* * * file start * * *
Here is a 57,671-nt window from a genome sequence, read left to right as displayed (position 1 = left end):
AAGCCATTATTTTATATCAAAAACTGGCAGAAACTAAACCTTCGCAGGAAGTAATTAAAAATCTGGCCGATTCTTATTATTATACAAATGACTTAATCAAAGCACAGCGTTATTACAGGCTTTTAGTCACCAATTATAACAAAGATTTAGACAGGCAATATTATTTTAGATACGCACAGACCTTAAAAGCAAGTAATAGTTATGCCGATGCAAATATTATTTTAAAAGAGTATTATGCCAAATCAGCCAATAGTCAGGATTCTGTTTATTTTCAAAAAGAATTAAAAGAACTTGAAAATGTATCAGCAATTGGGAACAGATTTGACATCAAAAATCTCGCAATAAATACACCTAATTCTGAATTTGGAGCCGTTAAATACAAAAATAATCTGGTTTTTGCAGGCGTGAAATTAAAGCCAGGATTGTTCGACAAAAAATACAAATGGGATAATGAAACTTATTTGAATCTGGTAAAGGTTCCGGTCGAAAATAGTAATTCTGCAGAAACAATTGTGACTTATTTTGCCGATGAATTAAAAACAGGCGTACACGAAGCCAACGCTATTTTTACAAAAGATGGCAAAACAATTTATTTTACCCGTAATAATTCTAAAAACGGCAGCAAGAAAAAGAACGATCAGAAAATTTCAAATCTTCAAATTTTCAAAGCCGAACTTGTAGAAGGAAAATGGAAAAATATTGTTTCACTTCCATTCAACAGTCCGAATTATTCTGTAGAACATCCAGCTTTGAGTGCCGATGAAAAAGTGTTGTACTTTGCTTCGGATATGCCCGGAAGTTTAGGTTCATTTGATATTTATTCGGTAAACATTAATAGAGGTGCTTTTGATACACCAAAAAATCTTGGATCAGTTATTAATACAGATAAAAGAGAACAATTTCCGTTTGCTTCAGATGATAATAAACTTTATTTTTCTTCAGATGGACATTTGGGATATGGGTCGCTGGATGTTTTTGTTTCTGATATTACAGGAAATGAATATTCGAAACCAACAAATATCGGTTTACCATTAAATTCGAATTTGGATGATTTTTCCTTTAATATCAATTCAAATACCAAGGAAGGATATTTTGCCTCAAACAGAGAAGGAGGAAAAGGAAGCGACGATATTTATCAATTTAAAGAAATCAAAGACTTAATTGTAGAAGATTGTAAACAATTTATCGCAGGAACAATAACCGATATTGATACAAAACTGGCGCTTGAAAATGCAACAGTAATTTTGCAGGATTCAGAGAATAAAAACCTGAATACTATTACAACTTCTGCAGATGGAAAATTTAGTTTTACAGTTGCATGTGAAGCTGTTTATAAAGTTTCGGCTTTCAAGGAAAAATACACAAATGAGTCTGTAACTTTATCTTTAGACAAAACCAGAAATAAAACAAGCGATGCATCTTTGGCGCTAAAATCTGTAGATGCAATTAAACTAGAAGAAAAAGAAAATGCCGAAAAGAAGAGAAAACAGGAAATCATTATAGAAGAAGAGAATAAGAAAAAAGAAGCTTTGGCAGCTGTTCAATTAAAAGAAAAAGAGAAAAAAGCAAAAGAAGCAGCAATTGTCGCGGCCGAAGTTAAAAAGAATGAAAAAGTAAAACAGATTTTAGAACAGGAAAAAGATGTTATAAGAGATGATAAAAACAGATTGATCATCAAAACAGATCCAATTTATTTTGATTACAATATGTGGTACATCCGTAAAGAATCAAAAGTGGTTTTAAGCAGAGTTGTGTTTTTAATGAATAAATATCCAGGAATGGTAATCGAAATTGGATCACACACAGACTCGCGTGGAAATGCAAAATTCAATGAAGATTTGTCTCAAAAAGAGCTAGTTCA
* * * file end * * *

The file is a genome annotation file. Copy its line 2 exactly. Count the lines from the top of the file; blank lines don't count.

AAGCCATTATTTTATATCAAAAACTGGCAGAAACTAAACCTTCGCAGGAAGTAATTAAAAATCTGGCCGATTCTTATTATTATACAAATGACTTAATCAAAGCACAGCGTTATTACAGGCTTTTAGTCACCAATTATAACAAAGATTTAGACAGGCAATATTATTTTAGATACGCACAGACCTTAAAAGCAAGTAATAGTTATGCCGATGCAAATATTATTTTAAAAGAGTATTATGCCAAATCAGCCAATAGTCAGGATTCTGTTTATTTTCAAAAAGAATTAAAAGAACTTGAAAATGTATCAGCAATTGGGAACAGATTTGACATCAAAAATCTCGCAATAAATACACCTAATTCTGAATTTGGAGCCGTTAAATACAAAAATAATCTGGTTTTTGCAGGCGTGAAATTAAAGCCAGGATTGTTCGACAAAAAATACAAATGGGATAATGAAACTTATTTGAATCTGGTAAAGGTTCCGGTCGAAAATAGTAATTCTGCAGAAACAATTGTGACTTATTTTGCCGATGAATTAAAAACAGGCGTACACGAAGCCAACGCTATTTTTACAAAAGATGGCAAAACAATTTATTTTACCCGTAATAATTCTAAAAACGGCAGCAAGAAAAAGAACGATCAGAAAATTTCAAATCTTCAAATTTTCAAAGCCGAACTTGTAGAAGGAAAATGGAAAAATATTGTTTCACTTCCATTCAACAGTCCGAATTATTCTGTAGAACATCCAGCTTTGAGTGCCGATGAAAAAGTGTTGTACTTTGCTTCGGATATGCCCGGAAGTTTAGGTTCATTTGATATTTATTCGGTAAACATTAATAGAGGTGCTTTTGATACACCAAAAAATCTTGGATCAGTTATTAATACAGATAAAAGAGAACAATTTCCGTTTGCTTCAGATGATAATAAACTTTATTTTTCTTCAGATGGACATTTGGGATATGGGTCGCTGGATGTTTTTGTTTCTGATATTACAGGAAATGAATATTCGAAACCAACAAATATCGGTTTACCATTAAATTCGAATTTGGATGATTTTTCCTTTAATATCAATTCAAATACCAAGGAAGGATATTTTGCCTCAAACAGAGAAGGAGGAAAAGGAAGCGACGATATTTATCAATTTAAAGAAATCAAAGACTTAATTGTAGAAGATTGTAAACAATTTATCGCAGGAACAATAACCGATATTGATACAAAACTGGCGCTTGAAAATGCAACAGTAATTTTGCAGGATTCAGAGAATAAAAACCTGAATACTATTACAACTTCTGCAGATGGAAAATTTAGTTTTACAGTTGCATGTGAAGCTGTTTATAAAGTTTCGGCTTTCAAGGAAAAATACACAAATGAGTCTGTAACTTTATCTTTAGACAAAACCAGAAATAAAACAAGCGATGCATCTTTGGCGCTAAAATCTGTAGATGCAATTAAACTAGAAGAAAAAGAAAATGCCGAAAAGAAGAGAAAACAGGAAATCATTATAGAAGAAGAGAATAAGAAAAAAGAAGCTTTGGCAGCTGTTCAATTAAAAGAAAAAGAGAAAAAAGCAAAAGAAGCAGCAATTGTCGCGGCCGAAGTTAAAAAGAATGAAAAAGTAAAACAGATTTTAGAACAGGAAAAAGATGTTATAAGAGATGATAAAAACAGATTGATCATCAAAACAGATCCAATTTATTTTGATTACAATATGTGGTACATCCGTAAAGAATCAAAAGTGGTTTTAAGCAGAGTTGTGTTTTTAATGAATAAATATCCAGGAATGGTAATCGAAATTGGATCACACACAGACTCGCGTGGAAATGCAAAATTCAATGAAGATTTGTCTCAAAAAGAGCTAGTTCA